Manipur Elections: The lessons Congress and BJP should learn from the state's political history
Since the beginning of the 21st century, up until 2012, the state elections usually have just been a one-party show. But this time there has emerged a strong contender to the incumbent.
Manipur recently experienced one of the most significant elections of all time. BJP's mandate in the Manipur Assembly election 2017 was unprecedented. Since the beginning of the 21st century, up until 2012, the state elections usually have just been a one-party show. But this time there has emerged a strong contender to the incumbent. The results in the state have many lessons for the two big contenders to power and the politicking they have been playing so far.
Let us begin with the lessons which the Congress party needs to learn from its loss in the latest elections. In the past two elections in particular, the Congress party had enjoyed a rather unchallenged ride to power. But this time, they had to fight for every single seat and run for their money. Further, in an unusual way, the party has failed to even win adequate number of seats to form government on its own despite having been in power under a single leadership for almost one-and-half decades. This implies what the people of the state wanted to convey to the party. First, the people are asserting their disapproval of the way the state has been governed since the beginning of this century. This disapproval can cover various arena spread over development, ethnicity, governance (read corruption and effectiveness of development delivery) and territorial jurisdictional issues.
In the last decade Manipur has experienced a deepening and widening of ethnicity-based political articulations. The general population of any ethnicity have only borne the costs of these orientations instead of realising any benefit out of it; the masses have been expecting early redressal of these grievances. Further, corruption and the emergence of a strong coterie of beneficiaries of administration have been widely talked about in Manipur society during the last decade. These have been further complicated by jurisdictional issues over territory by various ethnicity. Second, consequent upon this disapproval, the people are expressing through the latest round of elections that they have been looking for an alternative to the Congress party. Third, this looking out for an alternative, significantly implies that the people do want to change in terms of real social transformation. All these implications need to be minutely digested by the Congress party as the recent trend of their declining influence can very well lead up to the status of a regional party.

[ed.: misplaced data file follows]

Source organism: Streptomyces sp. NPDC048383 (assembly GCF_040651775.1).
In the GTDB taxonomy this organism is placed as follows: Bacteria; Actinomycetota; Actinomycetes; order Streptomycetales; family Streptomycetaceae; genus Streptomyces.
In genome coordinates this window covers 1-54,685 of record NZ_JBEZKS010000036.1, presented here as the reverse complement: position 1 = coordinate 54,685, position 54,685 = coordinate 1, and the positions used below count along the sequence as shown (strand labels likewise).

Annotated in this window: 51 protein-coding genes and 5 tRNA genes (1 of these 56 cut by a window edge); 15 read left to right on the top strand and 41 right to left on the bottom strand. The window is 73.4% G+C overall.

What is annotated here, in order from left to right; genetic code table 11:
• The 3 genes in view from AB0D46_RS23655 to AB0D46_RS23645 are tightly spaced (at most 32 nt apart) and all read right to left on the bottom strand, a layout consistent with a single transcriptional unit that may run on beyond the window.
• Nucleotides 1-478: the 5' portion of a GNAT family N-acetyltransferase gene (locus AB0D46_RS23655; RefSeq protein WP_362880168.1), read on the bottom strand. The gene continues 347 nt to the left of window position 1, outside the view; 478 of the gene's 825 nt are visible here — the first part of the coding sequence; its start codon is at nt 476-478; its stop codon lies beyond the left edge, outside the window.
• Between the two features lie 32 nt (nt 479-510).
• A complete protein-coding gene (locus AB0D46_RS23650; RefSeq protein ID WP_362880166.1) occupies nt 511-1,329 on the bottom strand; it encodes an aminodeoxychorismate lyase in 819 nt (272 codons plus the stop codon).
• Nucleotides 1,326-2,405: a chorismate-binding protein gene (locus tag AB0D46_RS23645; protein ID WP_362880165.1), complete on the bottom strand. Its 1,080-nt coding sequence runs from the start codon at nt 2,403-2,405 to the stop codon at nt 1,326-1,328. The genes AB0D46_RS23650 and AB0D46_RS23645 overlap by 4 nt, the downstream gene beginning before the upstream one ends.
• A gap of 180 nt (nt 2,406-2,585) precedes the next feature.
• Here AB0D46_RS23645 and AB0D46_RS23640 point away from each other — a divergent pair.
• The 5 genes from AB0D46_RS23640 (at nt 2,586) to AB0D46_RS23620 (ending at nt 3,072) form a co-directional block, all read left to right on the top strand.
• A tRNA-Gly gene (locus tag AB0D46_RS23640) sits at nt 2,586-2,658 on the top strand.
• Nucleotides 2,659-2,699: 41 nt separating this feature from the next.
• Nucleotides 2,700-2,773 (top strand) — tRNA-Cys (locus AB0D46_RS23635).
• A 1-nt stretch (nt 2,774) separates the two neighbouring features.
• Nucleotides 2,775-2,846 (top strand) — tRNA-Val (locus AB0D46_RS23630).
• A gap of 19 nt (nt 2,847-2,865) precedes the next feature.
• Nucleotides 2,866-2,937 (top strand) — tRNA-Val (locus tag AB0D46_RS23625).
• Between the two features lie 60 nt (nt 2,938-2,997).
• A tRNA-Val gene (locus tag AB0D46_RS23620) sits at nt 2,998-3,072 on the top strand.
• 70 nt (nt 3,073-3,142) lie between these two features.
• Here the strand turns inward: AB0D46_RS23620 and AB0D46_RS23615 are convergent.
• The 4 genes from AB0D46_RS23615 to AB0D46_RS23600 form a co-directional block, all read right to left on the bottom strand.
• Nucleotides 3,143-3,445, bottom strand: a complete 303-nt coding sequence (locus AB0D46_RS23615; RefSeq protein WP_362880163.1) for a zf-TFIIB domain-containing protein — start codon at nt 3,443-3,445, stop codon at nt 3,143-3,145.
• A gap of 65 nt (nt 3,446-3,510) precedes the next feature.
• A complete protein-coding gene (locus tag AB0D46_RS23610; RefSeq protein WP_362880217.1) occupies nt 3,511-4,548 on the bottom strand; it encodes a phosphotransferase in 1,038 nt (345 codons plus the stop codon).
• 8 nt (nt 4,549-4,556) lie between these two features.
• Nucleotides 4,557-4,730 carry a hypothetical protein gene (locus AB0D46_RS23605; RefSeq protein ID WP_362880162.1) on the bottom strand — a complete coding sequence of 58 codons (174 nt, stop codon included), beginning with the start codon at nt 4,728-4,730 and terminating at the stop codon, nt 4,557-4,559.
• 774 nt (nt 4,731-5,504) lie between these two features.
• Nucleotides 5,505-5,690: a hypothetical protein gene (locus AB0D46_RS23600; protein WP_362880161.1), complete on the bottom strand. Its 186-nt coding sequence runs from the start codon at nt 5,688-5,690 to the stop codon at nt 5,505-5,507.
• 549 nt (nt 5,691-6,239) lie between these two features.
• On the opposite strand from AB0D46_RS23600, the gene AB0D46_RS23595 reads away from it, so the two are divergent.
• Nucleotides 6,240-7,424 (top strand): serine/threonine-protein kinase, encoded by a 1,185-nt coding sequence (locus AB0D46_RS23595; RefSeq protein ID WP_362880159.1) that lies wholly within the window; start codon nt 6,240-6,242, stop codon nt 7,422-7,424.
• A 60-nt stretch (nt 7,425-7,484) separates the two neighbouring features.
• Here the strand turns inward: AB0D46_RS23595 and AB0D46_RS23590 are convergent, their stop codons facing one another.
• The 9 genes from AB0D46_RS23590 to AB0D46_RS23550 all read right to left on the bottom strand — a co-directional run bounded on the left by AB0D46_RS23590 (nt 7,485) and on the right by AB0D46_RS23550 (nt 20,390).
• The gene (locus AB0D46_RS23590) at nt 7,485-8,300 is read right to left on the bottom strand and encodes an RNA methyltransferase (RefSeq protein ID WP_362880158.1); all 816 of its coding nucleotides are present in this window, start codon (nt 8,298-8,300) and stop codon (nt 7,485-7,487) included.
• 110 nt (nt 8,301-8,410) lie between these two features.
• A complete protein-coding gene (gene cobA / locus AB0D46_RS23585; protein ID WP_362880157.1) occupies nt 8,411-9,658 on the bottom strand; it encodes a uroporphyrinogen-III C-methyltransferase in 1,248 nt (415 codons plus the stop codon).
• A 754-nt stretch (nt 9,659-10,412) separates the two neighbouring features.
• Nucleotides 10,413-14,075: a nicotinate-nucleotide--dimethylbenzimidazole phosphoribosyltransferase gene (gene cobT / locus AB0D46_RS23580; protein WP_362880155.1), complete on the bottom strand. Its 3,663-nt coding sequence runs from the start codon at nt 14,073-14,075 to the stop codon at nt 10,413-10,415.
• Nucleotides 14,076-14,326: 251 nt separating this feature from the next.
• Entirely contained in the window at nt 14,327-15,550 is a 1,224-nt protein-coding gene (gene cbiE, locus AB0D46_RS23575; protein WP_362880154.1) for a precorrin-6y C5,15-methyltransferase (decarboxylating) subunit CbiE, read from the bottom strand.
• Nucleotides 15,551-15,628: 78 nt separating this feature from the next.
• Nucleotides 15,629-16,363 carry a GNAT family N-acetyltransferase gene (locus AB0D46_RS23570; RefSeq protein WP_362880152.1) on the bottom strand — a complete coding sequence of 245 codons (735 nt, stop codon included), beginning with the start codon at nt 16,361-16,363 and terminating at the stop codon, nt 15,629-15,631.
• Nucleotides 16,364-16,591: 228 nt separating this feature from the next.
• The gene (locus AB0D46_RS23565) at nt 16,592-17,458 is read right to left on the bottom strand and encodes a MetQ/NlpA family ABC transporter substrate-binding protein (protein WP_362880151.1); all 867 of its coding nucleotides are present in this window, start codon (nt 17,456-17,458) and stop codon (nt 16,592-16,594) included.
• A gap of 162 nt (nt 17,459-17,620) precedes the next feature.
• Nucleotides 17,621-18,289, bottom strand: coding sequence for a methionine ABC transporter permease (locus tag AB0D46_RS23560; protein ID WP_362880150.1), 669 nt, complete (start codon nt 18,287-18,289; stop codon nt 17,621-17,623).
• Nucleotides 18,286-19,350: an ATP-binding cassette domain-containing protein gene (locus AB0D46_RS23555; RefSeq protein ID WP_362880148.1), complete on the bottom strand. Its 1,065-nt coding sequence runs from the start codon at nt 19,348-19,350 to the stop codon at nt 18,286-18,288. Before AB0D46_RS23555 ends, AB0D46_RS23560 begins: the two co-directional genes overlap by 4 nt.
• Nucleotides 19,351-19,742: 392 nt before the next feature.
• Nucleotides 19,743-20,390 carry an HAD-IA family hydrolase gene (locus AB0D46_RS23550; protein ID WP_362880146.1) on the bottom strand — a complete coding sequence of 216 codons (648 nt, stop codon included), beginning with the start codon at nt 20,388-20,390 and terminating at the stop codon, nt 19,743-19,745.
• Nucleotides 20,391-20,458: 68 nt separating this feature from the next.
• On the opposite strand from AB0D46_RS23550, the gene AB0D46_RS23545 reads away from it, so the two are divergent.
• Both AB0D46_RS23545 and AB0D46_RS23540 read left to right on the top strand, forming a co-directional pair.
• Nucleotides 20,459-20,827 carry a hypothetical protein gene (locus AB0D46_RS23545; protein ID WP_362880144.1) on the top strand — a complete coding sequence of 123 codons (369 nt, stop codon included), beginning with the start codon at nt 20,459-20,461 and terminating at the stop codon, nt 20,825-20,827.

Now the next question relates to the BJP. Well this party has done very well; from only one member in the last Assembly, it has been able to return twenty-one on its own in the just concluded elections. Despite the organisational weaknesses and the ticket allocation controversies, this party has performed very well. It has also given a new level of orientation, depth and articulations in the electoral discourses in Manipur. While the incumbent chief minister was in the driver’s seat in all the mobilisations and strategies for the 2017 elections, towards the end he was put on the defensive thanks to this new approach. But the reality is that all this has not been enough. Despite the widespread disapproval of the character and quality of the incumbent Congress government, this party could not convert the disapproval into favour. Now what does this mean? First, it implies that the people of Manipur are yet to be fully convinced of the suitability of BJP as a substitute to Congress in so far as the interests and issues of Manipur are concerned. The people of Manipur has seen the party as rather a lesser evil of the two choices. Second, the ultimate foundation of the Party in terms of cultural and religious orientations have been suspects. Third, the people expect a definitive stand of the party on the core socio-political issues of Manipur before fully putting the party in charge of the affairs of Manipur.
It is in such a context that some candidates from smaller parties have returned to power. This implies that the local population rather expect the limited issues of their constituencies to be addressed in spite of fully opting for the larger national parties. In other words, this means the lack of generalised credibility of the two main contending parties. Further the return of the Congress candidate from Ukhrul constituency itself, given the jurisdictional issues in recent years, conveys a lot in terms of what the people want in terms of political articulations and mobilisations vis-à-vis the ethnicity-based strategies.
Now, the Manipuri people have not approved the outcomes of the Congress party’s rule of fifteen years but have not fully opted for the BJP either. People want change, but are still not fully confident about the credibility of the BJP to deliver either. This is where the BJP needs to be extra cautious. The party has got quite a few among their winners who are not very different from their Congress counterparts who lost in the elections. This demands that the leader of the Legislative wing of the party should be someone with experience, credibility and who is committed to find solution to the core issues of Manipur. This challenge cannot be faced by political novices despite their impressive recent performances.
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